At Palm Beach State College you'll find a new generation of students crafting an old trade.
Dr. Jean Wihbey is the Vice President of Workforce Development a new title to meet a growing industry demand.
"Construction industry is looking for ways to get people on the job trained very quickly," she said.
An annual survey taken this year revealed that 79 percent of construction employers in Florida say they are having a hard time filling skilled trade positions.
"Different industries come to us looking for different skill sets," Dr. Wihbey said.
One, in particular, electrical work.
"This week alone I've have four contractors call me asking me when these guys are graduating," Joshua Colvin said.
Colvin is an instructor at the school. He says he remembers a time when the calls weren't coming in.
"Back around 2008 the market crashed and it was booming really big and then all of a sudden there was no work," he recalled. "So you went from working 80 hours a week to 40 to 20 and then there was no work what so ever."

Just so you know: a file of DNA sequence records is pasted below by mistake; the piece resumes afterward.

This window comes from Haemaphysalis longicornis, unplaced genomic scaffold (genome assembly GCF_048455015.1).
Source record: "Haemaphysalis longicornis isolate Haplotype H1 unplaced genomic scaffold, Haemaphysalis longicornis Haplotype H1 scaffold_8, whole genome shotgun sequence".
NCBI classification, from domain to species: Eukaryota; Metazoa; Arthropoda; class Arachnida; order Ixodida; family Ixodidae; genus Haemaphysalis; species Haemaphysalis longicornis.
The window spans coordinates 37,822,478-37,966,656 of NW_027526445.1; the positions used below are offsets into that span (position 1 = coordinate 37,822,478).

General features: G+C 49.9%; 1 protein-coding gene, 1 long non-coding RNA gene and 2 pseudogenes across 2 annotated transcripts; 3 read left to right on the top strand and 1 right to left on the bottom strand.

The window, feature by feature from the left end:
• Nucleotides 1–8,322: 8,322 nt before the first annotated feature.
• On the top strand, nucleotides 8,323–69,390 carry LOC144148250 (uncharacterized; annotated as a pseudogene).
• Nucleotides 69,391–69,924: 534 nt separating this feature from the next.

So like many, he gave up on the job he had worked his entire life. Starting over as a guard in a prison and eventually, he found a way to use his skill again.
"Luckily I was able to find my way into teaching," he said.
Now he's helping others find their way to a career.
"It's pretty neat to see, I like it," Colvin said.
In the spring the school plans to take it one step further and launch a work tech program where students can work in their field while also earning college credit.